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Darwin Correspondence Project

To Andrew Murray   5 May [1860]1

Down Bromley Kent

May 5th

My dear Sir

I must thank you again for your kindness,—or rather I should say generosity. I find that I did not understand you about “prepotency”;2 I thought that you referred to fertility,— with respect to resemblance I fully believe there is often the greatest difference both in crossed species (as has been proved) & in crossed varieties in impressing likeness on offspring. I do not yet understand about marrying hermaphrodite opposites.

It is very kind in you to put in a note about the “abominable animal”—3 the case has been struck out in my 2d. Edition,—the main fact left in as illustration of diversified habits.—

With respect to the cave animals, reflect on the cave-Rat, the fish Amblyopsis & Astacus in America—the Proteus in caves of Europe,4 & you will admit that on creation doctrine, there has been surprising diversity for such similar habitations.— Thank you very much for famous list of references.—

I blundered about the Ant-insect— I remembered that some were blind & thought it was Paussus. What a noble thing would natural science be, if all its followers were actuated by your kind & liberal spirit. If ever I feel inclined to write spitefully about an antagonist, I will try & remember & learn a lesson from you, my antagonist.

My dear Sir | Yours very sincerely | Charles Darwin

Since last writing I have heard from capital Geologist Count Keyserling & he makes no difficulty about imperfection of Geological Record.—5


Dated by the relationship to the letter from Andrew Murray, 3 May 1860.
CD refers to the bear–whale example given in Origin, p. 184. See the enclosure with the letter to Andrew Murray, 28 April [1860].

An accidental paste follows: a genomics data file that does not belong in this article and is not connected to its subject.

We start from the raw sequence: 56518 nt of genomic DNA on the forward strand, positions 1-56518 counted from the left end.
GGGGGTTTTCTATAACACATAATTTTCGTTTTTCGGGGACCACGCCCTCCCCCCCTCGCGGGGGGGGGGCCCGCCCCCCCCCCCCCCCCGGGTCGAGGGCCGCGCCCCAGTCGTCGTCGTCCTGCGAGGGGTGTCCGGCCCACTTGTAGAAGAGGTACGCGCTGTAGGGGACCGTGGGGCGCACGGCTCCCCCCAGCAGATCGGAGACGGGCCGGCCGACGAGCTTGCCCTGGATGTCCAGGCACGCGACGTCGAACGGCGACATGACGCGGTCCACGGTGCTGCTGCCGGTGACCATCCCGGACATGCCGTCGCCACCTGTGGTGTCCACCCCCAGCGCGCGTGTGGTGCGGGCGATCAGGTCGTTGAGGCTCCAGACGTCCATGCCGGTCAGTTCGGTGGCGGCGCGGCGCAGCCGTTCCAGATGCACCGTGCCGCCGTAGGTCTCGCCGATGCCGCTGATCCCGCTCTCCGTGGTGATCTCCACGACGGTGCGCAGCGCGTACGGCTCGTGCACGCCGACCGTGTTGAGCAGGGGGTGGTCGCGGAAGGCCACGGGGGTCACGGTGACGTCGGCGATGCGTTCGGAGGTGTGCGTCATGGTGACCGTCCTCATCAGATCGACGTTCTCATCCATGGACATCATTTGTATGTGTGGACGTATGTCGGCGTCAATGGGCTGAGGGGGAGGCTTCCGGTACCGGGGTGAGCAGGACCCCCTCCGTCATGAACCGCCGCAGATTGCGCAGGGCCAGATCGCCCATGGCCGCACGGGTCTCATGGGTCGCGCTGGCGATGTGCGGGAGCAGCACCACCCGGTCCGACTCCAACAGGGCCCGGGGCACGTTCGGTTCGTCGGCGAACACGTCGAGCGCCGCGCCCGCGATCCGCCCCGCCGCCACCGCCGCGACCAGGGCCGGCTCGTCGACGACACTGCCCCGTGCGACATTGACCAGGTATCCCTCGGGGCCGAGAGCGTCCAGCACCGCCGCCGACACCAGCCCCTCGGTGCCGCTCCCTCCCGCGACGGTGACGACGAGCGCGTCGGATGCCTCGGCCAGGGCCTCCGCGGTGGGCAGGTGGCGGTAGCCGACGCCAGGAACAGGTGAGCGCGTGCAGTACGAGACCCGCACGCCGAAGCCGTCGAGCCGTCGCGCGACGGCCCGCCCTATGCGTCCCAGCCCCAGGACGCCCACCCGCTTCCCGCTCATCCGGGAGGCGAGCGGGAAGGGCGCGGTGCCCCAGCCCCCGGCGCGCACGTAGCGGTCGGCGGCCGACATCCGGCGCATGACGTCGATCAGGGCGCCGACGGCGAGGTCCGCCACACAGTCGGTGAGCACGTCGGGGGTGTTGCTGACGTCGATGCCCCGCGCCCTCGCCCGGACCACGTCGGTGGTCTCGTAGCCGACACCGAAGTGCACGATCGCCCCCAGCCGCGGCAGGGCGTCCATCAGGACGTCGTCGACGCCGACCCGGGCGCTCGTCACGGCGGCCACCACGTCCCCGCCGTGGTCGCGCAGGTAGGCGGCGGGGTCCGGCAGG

Proteus is the blind cave salamander.
Murray referred to the imperfection of the fossil record as a great difficulty for CD’s theory in his review of Origin (Murray 1860a, pp. 281–4). CD refers to Alexandr Andreevich Keyserling. See letters to RIMurchison, 1 May [1860], and to Charles Lyell, 4 May [1860].


Origin: On the origin of species by means of natural selection, or the preservation of favoured races in the struggle for life. By Charles Darwin. London: John Murray. 1859.


Thanks for AM’s kindness.

CD did not understand him about "prepotency".

With respect to cave animals CD believes that on reflection AM will admit "that on creation doctrine, there has been surprising diversity for such similar habitation".

Has heard from A. von Keyserling who "makes no difficulty about imperfection of Geological Record".

Letter details

Letter no.
Charles Robert Darwin
Andrew Dickson (Andrew) Murray
Sent from
Source of text
R. D. Pyrah (private collection)
Physical description
ALS 4pp

Please cite as

Darwin Correspondence Project, “Letter no. 2784,” accessed on 1 October 2023,

Also published in The Correspondence of Charles Darwin, vol. 8